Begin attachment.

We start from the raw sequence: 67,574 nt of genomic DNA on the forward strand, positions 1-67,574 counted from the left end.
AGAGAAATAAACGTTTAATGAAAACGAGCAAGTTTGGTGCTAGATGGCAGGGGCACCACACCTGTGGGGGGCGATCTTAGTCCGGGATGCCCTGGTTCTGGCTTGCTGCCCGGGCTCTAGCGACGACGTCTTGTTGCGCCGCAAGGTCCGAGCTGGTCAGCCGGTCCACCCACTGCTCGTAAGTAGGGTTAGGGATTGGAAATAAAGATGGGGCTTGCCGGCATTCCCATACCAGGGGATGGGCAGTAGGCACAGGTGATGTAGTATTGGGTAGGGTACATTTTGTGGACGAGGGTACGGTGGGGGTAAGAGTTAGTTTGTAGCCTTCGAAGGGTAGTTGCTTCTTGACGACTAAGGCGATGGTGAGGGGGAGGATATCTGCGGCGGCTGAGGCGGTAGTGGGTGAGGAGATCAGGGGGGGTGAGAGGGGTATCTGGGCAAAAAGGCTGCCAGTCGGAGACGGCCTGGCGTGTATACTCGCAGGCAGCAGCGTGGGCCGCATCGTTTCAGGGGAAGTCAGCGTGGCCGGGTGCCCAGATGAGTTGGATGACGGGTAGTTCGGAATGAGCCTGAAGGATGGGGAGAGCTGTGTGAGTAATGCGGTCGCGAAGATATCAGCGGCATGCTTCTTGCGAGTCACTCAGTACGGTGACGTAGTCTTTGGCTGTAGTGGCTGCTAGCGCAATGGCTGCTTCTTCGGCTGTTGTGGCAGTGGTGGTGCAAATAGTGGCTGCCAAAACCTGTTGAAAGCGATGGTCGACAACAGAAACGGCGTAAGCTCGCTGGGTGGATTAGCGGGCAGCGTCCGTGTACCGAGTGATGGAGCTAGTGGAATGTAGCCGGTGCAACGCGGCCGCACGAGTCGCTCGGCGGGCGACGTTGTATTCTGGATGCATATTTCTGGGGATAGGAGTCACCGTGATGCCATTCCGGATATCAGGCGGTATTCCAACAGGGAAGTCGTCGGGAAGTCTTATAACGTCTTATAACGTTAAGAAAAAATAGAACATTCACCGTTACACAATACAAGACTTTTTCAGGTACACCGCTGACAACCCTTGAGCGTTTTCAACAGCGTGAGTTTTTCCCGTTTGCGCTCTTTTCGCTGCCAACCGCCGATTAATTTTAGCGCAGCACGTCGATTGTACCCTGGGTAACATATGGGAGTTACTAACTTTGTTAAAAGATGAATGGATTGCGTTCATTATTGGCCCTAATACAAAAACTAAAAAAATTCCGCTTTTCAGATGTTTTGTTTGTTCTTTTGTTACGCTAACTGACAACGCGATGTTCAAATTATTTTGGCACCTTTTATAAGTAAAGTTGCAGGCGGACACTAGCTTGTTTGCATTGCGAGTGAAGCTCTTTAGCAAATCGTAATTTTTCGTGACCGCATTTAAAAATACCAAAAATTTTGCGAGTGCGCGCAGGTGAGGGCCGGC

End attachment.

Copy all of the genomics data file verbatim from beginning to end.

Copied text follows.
We start from the raw sequence: 67,574 nt of genomic DNA on the forward strand, positions 1-67,574 counted from the left end.
AGAGAAATAAACGTTTAATGAAAACGAGCAAGTTTGGTGCTAGATGGCAGGGGCACCACACCTGTGGGGGGCGATCTTAGTCCGGGATGCCCTGGTTCTGGCTTGCTGCCCGGGCTCTAGCGACGACGTCTTGTTGCGCCGCAAGGTCCGAGCTGGTCAGCCGGTCCACCCACTGCTCGTAAGTAGGGTTAGGGATTGGAAATAAAGATGGGGCTTGCCGGCATTCCCATACCAGGGGATGGGCAGTAGGCACAGGTGATGTAGTATTGGGTAGGGTACATTTTGTGGACGAGGGTACGGTGGGGGTAAGAGTTAGTTTGTAGCCTTCGAAGGGTAGTTGCTTCTTGACGACTAAGGCGATGGTGAGGGGGAGGATATCTGCGGCGGCTGAGGCGGTAGTGGGTGAGGAGATCAGGGGGGGTGAGAGGGGTATCTGGGCAAAAAGGCTGCCAGTCGGAGACGGCCTGGCGTGTATACTCGCAGGCAGCAGCGTGGGCCGCATCGTTTCAGGGGAAGTCAGCGTGGCCGGGTGCCCAGATGAGTTGGATGACGGGTAGTTCGGAATGAGCCTGAAGGATGGGGAGAGCTGTGTGAGTAATGCGGTCGCGAAGATATCAGCGGCATGCTTCTTGCGAGTCACTCAGTACGGTGACGTAGTCTTTGGCTGTAGTGGCTGCTAGCGCAATGGCTGCTTCTTCGGCTGTTGTGGCAGTGGTGGTGCAAATAGTGGCTGCCAAAACCTGTTGAAAGCGATGGTCGACAACAGAAACGGCGTAAGCTCGCTGGGTGGATTAGCGGGCAGCGTCCGTGTACCGAGTGATGGAGCTAGTGGAATGTAGCCGGTGCAACGCGGCCGCACGAGTCGCTCGGCGGGCGACGTTGTATTCTGGATGCATATTTCTGGGGATAGGAGTCACCGTGATGCCATTCCGGATATCAGGCGGTATTCCAACAGGGAAGTCGTCGGGAAGTCTTATAACGTCTTATAACGTTAAGAAAAAATAGAACATTCACCGTTACACAATACAAGACTTTTTCAGGTACACCGCTGACAACCCTTGAGCGTTTTCAACAGCGTGAGTTTTTCCCGTTTGCGCTCTTTTCGCTGCCAACCGCCGATTAATTTTAGCGCAGCACGTCGATTGTACCCTGGGTAACATATGGGAGTTACTAACTTTGTTAAAAGATGAATGGATTGCGTTCATTATTGGCCCTAATACAAAAACTAAAAAAATTCCGCTTTTCAGATGTTTTGTTTGTTCTTTTGTTACGCTAACTGACAACGCGATGTTCAAATTATTTTGGCACCTTTTATAAGTAAAGTTGCAGGCGGACACTAGCTTGTTTGCATTGCGAGTGAAGCTCTTTAGCAAATCGTAATTTTTCGTGACCGCATTTAAAAATACCAAAAATTTTGCGAGTGCGCGCAGGTGAGGGCCGGC